Okay, so everyone understands the reference here? I don’t have to over explain it, do I?
Sometimes I get nervous when I do a comic that isn’t as formulaic as “set-up, explanation, beat, punch line.” But then again, maybe I’m over-estimating myself.
All I know is that waddle under George Lucas’ chin is pretty friggin’ distracting. He looks like he’s been cross-bred with a great African toad. That beard he sports isn’t so much a grooming choice any more, but a necessary device to indicate where his face ends and neck begins!
I know. That’s mean. But you like it when I’m snarky, don’t you? Don’t you?!
It’s kind of insane that Star Wars: Episode III – Revenge of the Sith made $50 million on it’s opening day and another $108 million in the Friday to Sunday period immediately after. It’s especially insane when you compare it against the opening weekend tallys of it’s predecessors. Star Wars: Episode I – The Phantom Menace did $65 million and Star Wars: Episode II – Attack of the Clones did $80 million.
Of course there are things like inflation, ticket prices and the number of screens showing that you need to consider. For example, Revenge of the Sith showed on roughly 500 more screens than Attack of the Clones and 700 more screens than The Phantom Menace. When it’s been reported that recent years box office receipts have been in sharp decline, you have to wonder where are these other theaters are coming from.
Naturally, all of this box office posturing begs the question if this is information the average movie goer should even have access to.
There has been increased competitiveness between entertainment journalist outlets to report every shred of information about every production that is launched into theaters. Wrapped up in the coverage is how much the film makes. Less and less is there a question of quality. Now everyone wants to know how much a movie rakes in on it’s opening weekend. Anything less than $25 million dollars in those first three days is considered a failure. Compare that to 1977 when Star Wars: Episode IV – A New Hope movie did $7 in business it’s opening weekend and is widely considered to be the world’s first blockbuster – an international phenomenon!
Jeffery Wells over at Hollywood Elsewhere had some interesting reflections on the topic in his “Wired” column. Spurred by Anne Thompson’s recent Hollywood Reporter column about America’s disinterest in the winners at Cannes, his focus shifted to Sith and it’s box office take.
“What does it mean when a dust storm blows across Kansas and everyone covers their faces and stays inside their home(s)?” asks Wells. “Is this something to jump up and down about, examine from this and that angle, compare statistically to previous dust storms, and talk about the various ramifications with dust-storm experts like Paul Dergarabedian? People can go to see Sith by the mega-millions and a tip of the hat to those who have shrewdly profited from this, but in a better, smarter and more spiritually focused world, editors and journalists would try to report this dispiriting phenomenon with a bit more perspective…and without quite so much of a ‘yea, team!’ cheerleader tone.”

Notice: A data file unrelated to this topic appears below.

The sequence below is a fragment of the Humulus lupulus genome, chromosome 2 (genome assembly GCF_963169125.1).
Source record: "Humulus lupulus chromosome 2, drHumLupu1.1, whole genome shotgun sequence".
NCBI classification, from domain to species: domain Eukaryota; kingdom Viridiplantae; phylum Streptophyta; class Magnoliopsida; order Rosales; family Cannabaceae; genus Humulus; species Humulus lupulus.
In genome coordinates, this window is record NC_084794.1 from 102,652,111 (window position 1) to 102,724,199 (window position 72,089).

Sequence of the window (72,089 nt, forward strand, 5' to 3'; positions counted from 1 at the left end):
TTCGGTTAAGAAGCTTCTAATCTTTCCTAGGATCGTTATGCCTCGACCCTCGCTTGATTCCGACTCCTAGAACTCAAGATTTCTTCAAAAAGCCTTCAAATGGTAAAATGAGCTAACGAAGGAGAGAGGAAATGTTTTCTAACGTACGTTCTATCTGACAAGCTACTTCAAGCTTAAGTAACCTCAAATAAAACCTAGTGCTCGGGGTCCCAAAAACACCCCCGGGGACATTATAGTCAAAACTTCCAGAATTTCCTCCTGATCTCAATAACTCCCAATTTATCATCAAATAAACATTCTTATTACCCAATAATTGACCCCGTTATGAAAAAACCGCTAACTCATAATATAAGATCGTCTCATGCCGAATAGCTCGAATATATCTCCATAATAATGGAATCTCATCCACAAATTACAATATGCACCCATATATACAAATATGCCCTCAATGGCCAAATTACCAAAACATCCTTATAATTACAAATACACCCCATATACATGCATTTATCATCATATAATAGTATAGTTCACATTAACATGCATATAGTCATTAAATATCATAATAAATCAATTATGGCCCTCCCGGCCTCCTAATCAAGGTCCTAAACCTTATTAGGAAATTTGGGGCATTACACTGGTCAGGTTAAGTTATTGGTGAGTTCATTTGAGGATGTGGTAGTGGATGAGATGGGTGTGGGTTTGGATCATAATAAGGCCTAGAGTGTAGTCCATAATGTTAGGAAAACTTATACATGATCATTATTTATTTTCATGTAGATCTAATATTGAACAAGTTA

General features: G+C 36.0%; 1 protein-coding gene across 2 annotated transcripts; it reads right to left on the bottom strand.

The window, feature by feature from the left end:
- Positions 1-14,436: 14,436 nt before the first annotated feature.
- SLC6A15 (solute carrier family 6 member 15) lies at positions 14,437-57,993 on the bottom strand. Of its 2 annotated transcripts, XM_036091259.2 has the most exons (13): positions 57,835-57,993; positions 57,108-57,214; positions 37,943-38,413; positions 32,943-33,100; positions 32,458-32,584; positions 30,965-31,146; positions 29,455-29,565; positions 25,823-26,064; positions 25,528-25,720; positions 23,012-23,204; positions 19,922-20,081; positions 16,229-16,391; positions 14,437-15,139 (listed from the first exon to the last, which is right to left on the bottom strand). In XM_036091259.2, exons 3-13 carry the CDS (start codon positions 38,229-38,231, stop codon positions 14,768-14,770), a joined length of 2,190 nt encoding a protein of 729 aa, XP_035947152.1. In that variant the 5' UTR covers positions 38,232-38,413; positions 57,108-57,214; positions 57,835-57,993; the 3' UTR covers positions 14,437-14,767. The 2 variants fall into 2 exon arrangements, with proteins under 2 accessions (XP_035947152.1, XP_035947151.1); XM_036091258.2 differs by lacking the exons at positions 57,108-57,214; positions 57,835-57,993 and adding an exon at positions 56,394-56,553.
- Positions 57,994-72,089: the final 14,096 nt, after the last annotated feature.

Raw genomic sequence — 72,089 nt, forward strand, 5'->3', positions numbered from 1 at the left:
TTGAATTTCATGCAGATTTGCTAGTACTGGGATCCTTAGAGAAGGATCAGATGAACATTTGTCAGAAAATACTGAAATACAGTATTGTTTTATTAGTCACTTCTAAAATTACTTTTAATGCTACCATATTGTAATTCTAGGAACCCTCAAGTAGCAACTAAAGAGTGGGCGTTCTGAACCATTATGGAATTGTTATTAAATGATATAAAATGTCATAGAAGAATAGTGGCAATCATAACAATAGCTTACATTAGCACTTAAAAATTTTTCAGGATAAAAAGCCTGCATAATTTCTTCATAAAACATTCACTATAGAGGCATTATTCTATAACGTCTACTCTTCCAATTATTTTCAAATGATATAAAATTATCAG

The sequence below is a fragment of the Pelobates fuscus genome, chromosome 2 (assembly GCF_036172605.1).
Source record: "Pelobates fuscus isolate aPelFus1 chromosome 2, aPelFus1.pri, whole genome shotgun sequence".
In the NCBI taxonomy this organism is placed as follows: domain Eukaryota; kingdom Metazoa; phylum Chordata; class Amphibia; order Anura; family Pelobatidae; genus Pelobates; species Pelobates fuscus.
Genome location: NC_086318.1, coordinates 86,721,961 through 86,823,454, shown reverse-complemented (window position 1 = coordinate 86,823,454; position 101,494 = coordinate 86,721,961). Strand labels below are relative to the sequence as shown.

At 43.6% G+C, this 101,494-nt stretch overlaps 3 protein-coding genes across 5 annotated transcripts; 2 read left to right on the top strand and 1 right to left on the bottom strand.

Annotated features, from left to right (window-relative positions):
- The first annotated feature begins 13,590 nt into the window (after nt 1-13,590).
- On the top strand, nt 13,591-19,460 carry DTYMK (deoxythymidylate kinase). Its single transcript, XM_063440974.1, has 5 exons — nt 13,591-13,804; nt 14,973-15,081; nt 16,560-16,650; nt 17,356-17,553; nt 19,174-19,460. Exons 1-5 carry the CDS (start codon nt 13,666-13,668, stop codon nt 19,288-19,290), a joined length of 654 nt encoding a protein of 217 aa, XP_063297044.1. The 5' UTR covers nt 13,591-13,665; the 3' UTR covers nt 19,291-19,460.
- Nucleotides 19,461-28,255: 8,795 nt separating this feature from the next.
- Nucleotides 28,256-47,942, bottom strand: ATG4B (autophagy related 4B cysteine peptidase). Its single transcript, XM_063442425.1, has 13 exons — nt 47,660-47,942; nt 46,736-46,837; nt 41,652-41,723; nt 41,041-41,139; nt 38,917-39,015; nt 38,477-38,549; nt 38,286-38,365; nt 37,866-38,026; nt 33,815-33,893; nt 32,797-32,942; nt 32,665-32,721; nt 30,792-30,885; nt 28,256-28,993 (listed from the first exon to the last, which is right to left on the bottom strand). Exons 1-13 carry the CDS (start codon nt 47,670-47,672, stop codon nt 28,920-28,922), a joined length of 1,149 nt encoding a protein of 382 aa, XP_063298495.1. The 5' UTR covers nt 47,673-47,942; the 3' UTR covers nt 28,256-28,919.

It’s hard to find complaints in the logic, except to say that it is optimistic at best. Reporting statistical data about a movies performance plays directly to our competitive nature and Wells knows this. It’s not unlike reporting the stats of a baseball game. RBIs or errors. Utterly meaningless in the grand scheme of things. It is “just a game,” after all. Merely entertainment. Movies should be viewed the same way.
All this said, the box office might of the Star Wars franchise makes it empirically impossible for the series to fade into the ether once Sith leaves theaters. Sure, there is talk of a couple TV series and I’m sure these characters will live on in a thousand different variations between comic books, video games, toys and novels. But for Lucas to definitively say “That’s it. No more movies.” is laughable.
Lucas may own the rights to his characters, sequels featuring said characters and the merchandising thereof, but it won’t last forever. In fact, I doubt it will even take 150 years. It wouldn’t surprise me if in the next 20 to 25 years that Lucas will turn over his outlines for Episodes VII, VIII and IX to someone else and says “Have at them. Oh… and be sure to wire me 80% of all the profits.” to ensure that not only will his children never have to work again, but the great-great-great-great grandchildren living in a colony on the moon that he will never meet will also never have need to fear manual labour.
The Star Wars franchise has netted Lucas a reported $2 BILLION in earnings. It’s too damn profitable to encase the thing in carbonite for the rest of time.
Just my two cents…
Mitch over at Nothing Nice to Say is running a week of guest strips while he gets on his feet after his move to Texas. Today’s guest comic came from Liz Prince, who draws and writes a positively adorable journal comic to her LiveJournal account.
I read through all of the comics that she’s posted and instantly fell in love with it. Reading her work is enough to inspire me to change gear and do a comic strictly on my life. It’s something I’ve wanted to do for a long time. Probably ever since I stumbled onto Drew Weing’s old journal comic a few years ago. I also used to really enjoy Life With Leslie.
In many respects, Theater Hopper is a journal comic albeit with a vary narrow focus. Anything that doesn’t revolve around myself, Cami or Truman is the filler that keeps things “on topic.”
It would be nice to branch out someday and maybe do another small comic just for myself. But as things are, between my regular job, taking care of a house and being a husband, I just don’t have the time in my life to accommodate it. It feels like I barely have enough time to do Theater Hopper and that’s a damn shame.